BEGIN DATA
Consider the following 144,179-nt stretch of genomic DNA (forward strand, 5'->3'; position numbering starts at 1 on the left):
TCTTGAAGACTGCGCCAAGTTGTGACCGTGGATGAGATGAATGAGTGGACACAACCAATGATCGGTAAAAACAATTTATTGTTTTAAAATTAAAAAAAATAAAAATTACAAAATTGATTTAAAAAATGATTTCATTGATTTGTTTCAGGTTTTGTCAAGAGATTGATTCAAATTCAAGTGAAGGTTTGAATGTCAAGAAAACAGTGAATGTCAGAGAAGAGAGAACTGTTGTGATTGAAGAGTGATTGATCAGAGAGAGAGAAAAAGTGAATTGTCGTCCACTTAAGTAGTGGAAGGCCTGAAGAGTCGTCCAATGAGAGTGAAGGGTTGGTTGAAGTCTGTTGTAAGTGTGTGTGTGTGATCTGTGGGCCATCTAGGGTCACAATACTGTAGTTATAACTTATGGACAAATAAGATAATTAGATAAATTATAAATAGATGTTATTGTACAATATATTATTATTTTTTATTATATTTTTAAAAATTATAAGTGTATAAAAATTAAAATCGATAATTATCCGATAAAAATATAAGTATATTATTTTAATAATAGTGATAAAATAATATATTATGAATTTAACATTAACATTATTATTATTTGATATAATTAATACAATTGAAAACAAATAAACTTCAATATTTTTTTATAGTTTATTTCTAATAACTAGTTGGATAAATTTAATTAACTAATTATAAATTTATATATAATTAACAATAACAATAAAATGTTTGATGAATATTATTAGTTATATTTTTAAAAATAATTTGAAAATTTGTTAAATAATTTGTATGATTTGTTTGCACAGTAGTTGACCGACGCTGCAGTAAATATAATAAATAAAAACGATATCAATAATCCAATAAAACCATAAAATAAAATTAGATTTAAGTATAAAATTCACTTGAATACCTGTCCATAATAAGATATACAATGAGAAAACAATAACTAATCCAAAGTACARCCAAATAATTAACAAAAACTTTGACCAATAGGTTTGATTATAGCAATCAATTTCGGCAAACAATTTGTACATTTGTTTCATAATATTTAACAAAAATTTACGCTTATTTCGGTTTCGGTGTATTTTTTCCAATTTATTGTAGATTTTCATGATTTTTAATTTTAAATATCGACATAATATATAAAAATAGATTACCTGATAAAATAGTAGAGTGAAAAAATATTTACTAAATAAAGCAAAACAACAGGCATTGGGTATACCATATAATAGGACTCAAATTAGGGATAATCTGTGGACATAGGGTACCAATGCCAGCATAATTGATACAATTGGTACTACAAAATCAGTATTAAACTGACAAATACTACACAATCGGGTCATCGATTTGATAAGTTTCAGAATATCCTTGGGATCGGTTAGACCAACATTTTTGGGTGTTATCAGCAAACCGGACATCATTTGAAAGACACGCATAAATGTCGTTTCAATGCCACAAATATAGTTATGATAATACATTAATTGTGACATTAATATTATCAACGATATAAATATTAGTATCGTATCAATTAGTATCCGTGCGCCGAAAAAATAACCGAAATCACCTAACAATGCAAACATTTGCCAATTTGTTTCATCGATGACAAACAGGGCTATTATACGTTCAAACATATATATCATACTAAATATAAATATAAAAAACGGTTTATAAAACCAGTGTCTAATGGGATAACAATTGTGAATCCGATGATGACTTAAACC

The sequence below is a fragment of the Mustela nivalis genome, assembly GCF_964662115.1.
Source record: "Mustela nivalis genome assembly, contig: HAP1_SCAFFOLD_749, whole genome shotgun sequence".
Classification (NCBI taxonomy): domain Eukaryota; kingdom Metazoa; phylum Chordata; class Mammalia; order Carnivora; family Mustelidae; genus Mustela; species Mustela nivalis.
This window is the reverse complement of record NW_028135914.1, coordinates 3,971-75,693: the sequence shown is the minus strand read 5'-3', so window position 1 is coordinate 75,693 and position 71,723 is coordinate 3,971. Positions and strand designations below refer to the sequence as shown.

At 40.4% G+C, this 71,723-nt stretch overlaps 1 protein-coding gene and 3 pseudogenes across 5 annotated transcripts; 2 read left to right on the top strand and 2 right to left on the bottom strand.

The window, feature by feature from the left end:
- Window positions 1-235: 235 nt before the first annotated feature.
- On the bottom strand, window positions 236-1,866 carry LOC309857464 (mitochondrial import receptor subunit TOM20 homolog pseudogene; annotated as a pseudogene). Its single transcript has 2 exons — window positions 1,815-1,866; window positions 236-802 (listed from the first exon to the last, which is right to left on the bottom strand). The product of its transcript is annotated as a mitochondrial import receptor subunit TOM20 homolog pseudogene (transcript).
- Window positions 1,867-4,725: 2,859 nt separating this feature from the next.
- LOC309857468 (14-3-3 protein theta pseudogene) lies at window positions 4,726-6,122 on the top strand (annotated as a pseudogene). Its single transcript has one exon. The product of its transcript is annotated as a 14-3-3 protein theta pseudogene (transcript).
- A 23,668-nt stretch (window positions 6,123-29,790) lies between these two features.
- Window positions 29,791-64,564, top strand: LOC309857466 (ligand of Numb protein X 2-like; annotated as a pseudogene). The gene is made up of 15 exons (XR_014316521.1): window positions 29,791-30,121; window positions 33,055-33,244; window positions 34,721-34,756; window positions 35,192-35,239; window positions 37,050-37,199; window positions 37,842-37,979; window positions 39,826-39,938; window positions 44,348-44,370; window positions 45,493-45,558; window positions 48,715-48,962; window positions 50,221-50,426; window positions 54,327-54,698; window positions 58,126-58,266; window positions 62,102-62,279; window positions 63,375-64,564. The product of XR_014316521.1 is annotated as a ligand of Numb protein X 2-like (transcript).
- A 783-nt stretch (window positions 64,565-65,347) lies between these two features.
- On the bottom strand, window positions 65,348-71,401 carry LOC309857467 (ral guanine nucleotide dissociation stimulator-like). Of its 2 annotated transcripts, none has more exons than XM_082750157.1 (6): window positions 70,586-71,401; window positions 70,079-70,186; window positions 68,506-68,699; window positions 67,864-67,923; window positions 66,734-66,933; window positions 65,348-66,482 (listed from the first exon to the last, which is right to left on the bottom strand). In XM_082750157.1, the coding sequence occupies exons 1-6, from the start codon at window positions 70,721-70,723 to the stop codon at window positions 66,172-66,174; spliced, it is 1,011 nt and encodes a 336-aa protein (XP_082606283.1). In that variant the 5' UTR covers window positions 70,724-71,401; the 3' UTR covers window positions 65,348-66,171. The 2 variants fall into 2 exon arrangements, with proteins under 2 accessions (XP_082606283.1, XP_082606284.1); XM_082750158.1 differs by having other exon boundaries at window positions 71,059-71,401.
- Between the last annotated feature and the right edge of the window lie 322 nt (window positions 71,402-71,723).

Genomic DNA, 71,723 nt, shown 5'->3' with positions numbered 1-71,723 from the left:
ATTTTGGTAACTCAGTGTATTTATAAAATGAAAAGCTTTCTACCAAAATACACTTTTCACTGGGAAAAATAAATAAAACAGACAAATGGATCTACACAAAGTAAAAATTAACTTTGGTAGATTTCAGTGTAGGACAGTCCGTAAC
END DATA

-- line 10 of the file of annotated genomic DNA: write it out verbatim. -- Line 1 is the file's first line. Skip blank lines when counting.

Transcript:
- On the bottom strand, window positions 236-1,866 carry LOC309857464 (mitochondrial import receptor subunit TOM20 homolog pseudogene; annotated as a pseudogene). Its single transcript has 2 exons — window positions 1,815-1,866; window positions 236-802 (listed from the first exon to the last, which is right to left on the bottom strand). The product of its transcript is annotated as a mitochondrial import receptor subunit TOM20 homolog pseudogene (transcript).